But Rivers people: even if you are an apolitical Judean Christian or whatever your beliefs may be, politics is simply too important to be left in the hands of these politicians again, especially these ruggedly mindless politicians we have in our country. What is happening in our Rivers State, and in Nigeria at large, are not just political matters; they are issues of faltering humanity and morality. They are issues of indifference to values and ethics. We our shaping our culture—our way of life, our whole civilization, in a regrettable enchantment with some stone-age behavior that will never augur well for posterity or our progeny. Let us not continue to allow these heartless muggers to perpetually impose themselves on our democracy and our society. Even Jesus Christ himself had a political philosophy when in the New Testament he said “Render therefore unto Caesar the things which are Caesar's, and unto God the things that are God's.” That was nothing short of an early call for the separation of State and Church. So, let not any of us, let not our Pentecostal religious leaders, let not our native authorities, pledge apathy or unresponsiveness in the guise of noninvolvement in political matters. Let the native authorities encourage their constituents to go out en masse and vote their minds and voices in Rivers state on Saturday April 11. Let our religious leaders and pastors tell their congregations to go out and vote their minds. Our politics and our situation cannot change until the people get involved. The day we stop our politicians from forcing themselves into positions of leadership is the day our society and government begin to change.

I am somewhat relieved to believe that there is now a glimmer of hope on the horizon. The just concluded national elections might not have been completely free of hitches here and there, but it was overwhelmingly fair. Nigerians from all regions of the country have just spoken. They have just told the world that they are tired of unattended corruption at all nooks and cranny of the country. They have just told a retired army general to come back to power to do as their President what he once did as a Head of State with the then Chief of Army Staff, Brigadier Tunde Idiagbon of blessed memory, as the Protagonist. The outgoing President on his part has left an impressive mark to be emulated in our democracy by conceding defeat and congratulating the President-elect. Hopefully, we could carry on our democracy from here in that spirit.

But, as important as it is to continually improve on our democracy, the worst of our problems in Nigeria is unabated cooperate corruption in terms of looting public money.

The President-elect, Mohammadu Buhari, cannot fight corruption by himself alone. He had to be supported by other political authorities in the country. Chief among those other political authorities are the State Governors. If our governors are egregiously corrupt as we know most of them have always been, Buhari's anti-corruption agenda will be difficult to undertake.

With apologies to President Obama, I must say that “We cannot be doing the same things over and over again and expect a different result.” We cannot expect a break from the anti-people and anti-development agendas we see of our leaders as long as we continue to allow politicians to force themselves on us. We cannot expect any governor that comes into power by corrupt means; by rigging election or suppressing votes to support Buhari in the fight against corruption. The manifestation of a corrupt process is always a corruptive outcome. Any governor that is not elected by the people would always hold allegiance to the entity, the constituency, or the authority by which he or she assumed power.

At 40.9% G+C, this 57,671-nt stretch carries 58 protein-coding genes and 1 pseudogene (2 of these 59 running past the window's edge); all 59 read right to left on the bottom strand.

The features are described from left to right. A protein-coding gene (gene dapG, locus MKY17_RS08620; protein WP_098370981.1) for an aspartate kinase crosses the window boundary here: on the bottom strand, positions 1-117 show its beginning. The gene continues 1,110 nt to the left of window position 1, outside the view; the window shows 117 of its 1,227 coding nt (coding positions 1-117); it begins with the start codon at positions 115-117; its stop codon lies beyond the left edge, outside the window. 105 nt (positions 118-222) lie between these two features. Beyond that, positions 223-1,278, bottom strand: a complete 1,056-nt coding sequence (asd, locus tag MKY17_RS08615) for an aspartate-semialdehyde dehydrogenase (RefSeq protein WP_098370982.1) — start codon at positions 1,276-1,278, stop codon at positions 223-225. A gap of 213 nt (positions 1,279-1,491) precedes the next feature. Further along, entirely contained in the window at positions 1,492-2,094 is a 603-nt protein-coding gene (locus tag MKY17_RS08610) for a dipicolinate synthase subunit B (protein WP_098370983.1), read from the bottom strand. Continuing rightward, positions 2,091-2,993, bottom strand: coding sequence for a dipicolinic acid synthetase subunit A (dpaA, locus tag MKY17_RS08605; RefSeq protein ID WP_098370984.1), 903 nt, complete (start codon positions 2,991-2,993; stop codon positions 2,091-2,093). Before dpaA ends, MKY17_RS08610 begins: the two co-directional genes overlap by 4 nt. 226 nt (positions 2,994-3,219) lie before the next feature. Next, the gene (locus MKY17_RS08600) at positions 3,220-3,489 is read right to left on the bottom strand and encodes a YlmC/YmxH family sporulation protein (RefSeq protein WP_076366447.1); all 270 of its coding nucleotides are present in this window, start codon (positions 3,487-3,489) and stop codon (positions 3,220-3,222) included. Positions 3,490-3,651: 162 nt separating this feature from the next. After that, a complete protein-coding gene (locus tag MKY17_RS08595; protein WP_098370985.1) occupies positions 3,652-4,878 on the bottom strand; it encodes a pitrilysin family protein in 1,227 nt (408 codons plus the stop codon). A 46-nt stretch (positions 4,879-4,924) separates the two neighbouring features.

Therefore, I am humbly making this clarion call to all Rivers people; I summon your courage and consciences before the humanity in all of us, that we will re-evaluate our apathy and deliberate indifference to the sufferings that our political leaders have always brought upon our people from one political dispensation to the other. We must not remain in the pessimist political culture of lining up behind a politician because he bribed some of us, instill fear in some of us, intimidate some of us to believe that he must win with or without our votes, repress the rest of us and, some of us simply fall in line because he has enough thugs behind him that we are chickened out to believe that he must win election by all means. That sort of a dependent political culture is not only destructive of our society; it is bondage of the mind that manifests the perpetual political and socio-economic rust and bewilderment in which we, in the African region, have remained the only shame of contemporary human civilization. These politicians are able to still our money to the treasonable tone of billions because we have been conscientized to believe that it is normal for politicians to steal our votes and loot public money.

That is not only pathetic, it is simply despicable. And we must know that the politicians will never stop on their own volition. It has to be a 'Citizens' Movement' to put a stop to these shameful practice. We must do something to make our lives better in the treasure base called Rivers State that the infinite wisdom and design of God had placed us. That 'something' had to start by truly electing our political leaders.